One in four of the Cu-filled cation sites in clinoatacamite, the monoclinic polymorph of atacamite and botallackite, is angle- rather than Jahn-Teller-distorted. Experiments show that this site alone is susceptible to substitution by a non-Jahn-Teller distorting cation of suitable radius and charge, such as Zn2+, and also Ni2+, Co2+, Fe2+, Cd2+ and Mg2+. The crystal symmetry changes to rhombohedral when ~⅓of the Cu in this site is substituted by e.g. Zn, thus giving paratacamite; the Zn is essential for stability and forms, with larger proportions of Zn, a series to the end-member in which the site is fully occupied by Zn. This end-member, rhombohedral stoichiometric Cu3Zn(OH)6Cl2, has been characterized using natural specimens from Chile and Iran and is named herbertsmithite. The other cations mentioned behave similarly, producing stabilized rhombohedral paratacamites and end-members analogous to herbertsmithite, which if found in nature, as the Ni analogue has been, should be named species. Clinoatacamite, paratacamite and herbertsmithite have rather similar X-ray powder diffraction patterns, but are readily distinguished by infrared spectroscopy.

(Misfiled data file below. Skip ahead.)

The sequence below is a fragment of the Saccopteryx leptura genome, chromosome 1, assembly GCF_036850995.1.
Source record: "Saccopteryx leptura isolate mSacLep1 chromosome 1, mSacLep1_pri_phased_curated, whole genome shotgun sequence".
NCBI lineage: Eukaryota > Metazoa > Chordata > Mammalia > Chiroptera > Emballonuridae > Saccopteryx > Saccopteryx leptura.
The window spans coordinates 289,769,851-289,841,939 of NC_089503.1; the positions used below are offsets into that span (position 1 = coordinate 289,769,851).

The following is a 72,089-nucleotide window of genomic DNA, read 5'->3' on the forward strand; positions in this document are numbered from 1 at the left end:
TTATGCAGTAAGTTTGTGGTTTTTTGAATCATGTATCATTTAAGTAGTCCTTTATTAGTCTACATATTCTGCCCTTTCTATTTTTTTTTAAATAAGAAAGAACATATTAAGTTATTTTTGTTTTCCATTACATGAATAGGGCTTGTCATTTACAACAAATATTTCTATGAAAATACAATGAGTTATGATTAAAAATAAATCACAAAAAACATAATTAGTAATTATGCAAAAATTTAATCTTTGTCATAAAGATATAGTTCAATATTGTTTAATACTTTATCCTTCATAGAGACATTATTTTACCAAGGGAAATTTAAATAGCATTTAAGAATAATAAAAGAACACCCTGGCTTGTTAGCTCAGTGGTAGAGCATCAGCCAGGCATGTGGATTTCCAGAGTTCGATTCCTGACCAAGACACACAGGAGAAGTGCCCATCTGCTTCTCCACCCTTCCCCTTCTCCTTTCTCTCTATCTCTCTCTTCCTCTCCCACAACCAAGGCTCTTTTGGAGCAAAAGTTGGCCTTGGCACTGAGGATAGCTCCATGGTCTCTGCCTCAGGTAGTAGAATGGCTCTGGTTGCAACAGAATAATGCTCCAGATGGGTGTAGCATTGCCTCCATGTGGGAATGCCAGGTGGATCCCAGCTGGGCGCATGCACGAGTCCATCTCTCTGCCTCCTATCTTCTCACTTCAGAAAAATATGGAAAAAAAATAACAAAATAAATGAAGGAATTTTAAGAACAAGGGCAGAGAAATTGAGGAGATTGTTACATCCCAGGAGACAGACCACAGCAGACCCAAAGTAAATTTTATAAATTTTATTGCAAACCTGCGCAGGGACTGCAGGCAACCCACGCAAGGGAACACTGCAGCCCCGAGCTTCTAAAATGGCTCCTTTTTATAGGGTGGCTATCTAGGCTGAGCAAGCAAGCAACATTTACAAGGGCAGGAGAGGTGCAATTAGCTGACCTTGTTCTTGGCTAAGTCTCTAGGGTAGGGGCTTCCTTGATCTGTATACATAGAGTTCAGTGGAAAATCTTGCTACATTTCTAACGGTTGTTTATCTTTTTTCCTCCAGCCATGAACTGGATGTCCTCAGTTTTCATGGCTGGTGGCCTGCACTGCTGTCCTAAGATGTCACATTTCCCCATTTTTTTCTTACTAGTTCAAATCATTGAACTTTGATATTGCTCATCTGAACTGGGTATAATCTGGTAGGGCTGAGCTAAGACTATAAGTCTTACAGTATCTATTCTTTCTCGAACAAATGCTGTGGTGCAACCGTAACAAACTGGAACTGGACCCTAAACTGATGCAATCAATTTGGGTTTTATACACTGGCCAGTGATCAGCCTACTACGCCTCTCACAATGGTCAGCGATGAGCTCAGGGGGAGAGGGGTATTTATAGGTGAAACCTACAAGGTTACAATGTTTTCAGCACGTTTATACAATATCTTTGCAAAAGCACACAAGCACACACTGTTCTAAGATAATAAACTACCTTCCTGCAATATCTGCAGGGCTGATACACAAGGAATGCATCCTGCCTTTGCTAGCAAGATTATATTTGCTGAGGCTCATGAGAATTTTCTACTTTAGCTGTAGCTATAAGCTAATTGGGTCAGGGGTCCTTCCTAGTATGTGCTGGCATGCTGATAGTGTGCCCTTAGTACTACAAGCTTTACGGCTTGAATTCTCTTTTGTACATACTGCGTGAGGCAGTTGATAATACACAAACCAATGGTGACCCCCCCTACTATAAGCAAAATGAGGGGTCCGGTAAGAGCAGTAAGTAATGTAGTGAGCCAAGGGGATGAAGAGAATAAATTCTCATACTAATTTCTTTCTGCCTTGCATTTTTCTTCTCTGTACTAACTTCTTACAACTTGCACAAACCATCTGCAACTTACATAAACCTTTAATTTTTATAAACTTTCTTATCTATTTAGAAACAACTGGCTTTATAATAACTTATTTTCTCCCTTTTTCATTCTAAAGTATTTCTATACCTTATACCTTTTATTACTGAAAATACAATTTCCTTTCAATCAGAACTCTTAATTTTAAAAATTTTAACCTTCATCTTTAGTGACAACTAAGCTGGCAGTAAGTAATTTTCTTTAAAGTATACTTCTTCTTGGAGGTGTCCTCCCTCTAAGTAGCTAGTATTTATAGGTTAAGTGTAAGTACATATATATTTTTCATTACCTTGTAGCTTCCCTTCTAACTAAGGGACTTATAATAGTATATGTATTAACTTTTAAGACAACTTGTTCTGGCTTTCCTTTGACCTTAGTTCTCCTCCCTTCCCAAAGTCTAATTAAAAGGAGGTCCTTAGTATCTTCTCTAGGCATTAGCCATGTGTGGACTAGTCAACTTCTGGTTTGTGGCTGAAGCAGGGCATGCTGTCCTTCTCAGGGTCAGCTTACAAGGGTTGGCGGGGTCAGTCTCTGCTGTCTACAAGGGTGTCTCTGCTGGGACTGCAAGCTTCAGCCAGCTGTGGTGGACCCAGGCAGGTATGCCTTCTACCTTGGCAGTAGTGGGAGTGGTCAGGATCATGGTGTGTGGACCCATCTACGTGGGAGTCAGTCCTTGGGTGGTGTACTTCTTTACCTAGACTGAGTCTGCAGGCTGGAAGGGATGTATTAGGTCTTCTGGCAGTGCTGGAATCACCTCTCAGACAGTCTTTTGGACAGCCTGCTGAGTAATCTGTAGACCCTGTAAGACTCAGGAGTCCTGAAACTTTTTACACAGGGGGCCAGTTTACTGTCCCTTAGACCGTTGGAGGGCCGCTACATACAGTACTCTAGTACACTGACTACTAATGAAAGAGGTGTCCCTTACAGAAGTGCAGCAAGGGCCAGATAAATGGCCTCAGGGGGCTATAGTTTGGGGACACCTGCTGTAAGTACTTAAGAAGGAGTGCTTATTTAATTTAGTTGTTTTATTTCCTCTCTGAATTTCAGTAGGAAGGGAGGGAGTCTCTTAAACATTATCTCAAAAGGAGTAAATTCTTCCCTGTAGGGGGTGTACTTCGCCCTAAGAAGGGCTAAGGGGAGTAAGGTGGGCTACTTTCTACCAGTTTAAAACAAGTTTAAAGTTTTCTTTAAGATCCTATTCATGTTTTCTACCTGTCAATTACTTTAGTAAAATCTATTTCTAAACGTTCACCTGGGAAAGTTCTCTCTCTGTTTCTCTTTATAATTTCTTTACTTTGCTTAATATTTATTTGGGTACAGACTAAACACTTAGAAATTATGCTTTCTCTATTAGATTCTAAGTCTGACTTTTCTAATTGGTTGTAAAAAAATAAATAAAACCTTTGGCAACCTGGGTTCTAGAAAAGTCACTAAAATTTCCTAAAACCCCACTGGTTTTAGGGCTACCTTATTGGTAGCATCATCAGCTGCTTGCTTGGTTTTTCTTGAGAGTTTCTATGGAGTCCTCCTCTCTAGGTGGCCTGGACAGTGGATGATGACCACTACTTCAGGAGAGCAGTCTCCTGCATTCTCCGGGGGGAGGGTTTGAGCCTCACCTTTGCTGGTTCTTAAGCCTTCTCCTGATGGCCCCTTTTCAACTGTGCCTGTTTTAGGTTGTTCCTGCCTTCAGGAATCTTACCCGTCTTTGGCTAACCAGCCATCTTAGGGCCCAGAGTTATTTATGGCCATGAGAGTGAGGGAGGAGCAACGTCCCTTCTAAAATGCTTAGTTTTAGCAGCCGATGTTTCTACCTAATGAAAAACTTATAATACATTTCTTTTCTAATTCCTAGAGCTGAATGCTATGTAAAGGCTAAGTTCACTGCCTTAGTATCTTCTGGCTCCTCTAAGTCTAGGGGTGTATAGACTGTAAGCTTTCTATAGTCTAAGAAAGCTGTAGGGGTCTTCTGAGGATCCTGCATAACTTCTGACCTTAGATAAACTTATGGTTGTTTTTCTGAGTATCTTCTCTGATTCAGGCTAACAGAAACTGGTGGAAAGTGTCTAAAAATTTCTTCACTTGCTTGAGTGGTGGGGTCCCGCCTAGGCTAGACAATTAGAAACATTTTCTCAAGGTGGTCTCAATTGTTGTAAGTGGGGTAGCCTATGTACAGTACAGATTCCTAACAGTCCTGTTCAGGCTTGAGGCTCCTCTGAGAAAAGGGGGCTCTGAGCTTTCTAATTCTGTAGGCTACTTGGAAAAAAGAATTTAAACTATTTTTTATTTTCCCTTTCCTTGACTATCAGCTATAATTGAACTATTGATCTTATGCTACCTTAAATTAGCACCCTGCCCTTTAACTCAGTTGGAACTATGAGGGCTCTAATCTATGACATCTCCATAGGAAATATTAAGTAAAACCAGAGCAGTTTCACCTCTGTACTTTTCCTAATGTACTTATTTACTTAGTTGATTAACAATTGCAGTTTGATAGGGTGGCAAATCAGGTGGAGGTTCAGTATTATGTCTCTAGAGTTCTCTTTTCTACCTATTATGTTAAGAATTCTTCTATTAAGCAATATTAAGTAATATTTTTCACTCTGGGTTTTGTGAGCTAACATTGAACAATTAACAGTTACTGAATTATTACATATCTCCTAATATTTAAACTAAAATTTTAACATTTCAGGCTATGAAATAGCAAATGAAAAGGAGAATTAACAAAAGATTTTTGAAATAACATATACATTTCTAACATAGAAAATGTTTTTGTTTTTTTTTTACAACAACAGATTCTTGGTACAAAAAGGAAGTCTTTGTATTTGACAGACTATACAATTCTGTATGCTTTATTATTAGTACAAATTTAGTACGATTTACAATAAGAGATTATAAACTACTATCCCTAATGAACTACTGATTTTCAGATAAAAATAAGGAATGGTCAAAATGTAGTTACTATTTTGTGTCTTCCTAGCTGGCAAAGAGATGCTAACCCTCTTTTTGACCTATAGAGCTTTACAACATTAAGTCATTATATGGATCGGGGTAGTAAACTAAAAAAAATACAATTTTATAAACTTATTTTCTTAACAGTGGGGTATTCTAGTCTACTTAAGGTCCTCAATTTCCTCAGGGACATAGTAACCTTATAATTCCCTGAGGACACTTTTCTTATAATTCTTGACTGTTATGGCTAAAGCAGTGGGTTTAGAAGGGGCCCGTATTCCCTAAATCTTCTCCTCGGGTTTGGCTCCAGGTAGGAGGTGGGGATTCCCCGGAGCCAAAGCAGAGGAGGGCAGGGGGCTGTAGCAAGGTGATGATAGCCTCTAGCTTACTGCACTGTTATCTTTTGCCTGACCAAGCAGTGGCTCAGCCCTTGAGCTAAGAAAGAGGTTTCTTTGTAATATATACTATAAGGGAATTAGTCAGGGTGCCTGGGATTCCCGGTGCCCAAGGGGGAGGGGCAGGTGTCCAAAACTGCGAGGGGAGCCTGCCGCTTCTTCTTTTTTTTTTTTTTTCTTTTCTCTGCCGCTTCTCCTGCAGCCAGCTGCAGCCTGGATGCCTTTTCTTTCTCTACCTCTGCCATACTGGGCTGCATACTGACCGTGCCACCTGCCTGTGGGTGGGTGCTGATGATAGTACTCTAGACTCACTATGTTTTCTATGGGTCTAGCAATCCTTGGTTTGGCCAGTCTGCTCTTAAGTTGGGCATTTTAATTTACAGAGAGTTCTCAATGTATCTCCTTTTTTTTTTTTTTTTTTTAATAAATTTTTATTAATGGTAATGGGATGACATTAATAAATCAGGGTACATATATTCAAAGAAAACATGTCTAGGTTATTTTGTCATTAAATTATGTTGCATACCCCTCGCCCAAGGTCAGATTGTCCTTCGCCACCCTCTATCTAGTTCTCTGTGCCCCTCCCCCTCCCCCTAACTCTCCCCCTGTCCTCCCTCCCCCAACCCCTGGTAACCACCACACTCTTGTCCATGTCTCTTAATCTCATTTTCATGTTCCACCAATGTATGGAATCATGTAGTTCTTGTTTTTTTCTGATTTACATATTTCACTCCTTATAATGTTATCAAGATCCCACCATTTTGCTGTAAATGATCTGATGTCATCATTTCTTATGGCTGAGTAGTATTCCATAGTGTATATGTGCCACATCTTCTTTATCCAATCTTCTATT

Zn-stabilized paratacamite forms blue-green crystals of rhombohedral habit, with vitreous lustre, ε = 1.828–1.830, ω = 1.835, uniaxial negative, weakly pleochroic O > E, density: 3.75 g cm−3, Mohs hardness: 3–33; space group R3̅, a = 13.654(5), c = 14.041(6) Å, Z = 24, with pronounced R3̅m substructure; six strongest XRD lines 5.452 (100), 2.895 (20), 2.760 (74), 2.262 (52), 1.817 (18), 1.708 (21).
Herbertsmithite forms dark green crystals of rhombohedral habit, with vitreous lustre, ε = 1.817, ω = 1.825, uniaxial negative, weakly pleochroic O > E, density: 3.95 g cm−3, Mohs hardness: 3–33; space group R3̅m with no superstructure observed, a = 6.834(1), c = 14.075(2) Å, Z = 3; six strongest XRD lines 5.466 (55), 4.702 (14), 2.764 (100), 2.266 (36), 1.820 (13), 1.709 (18).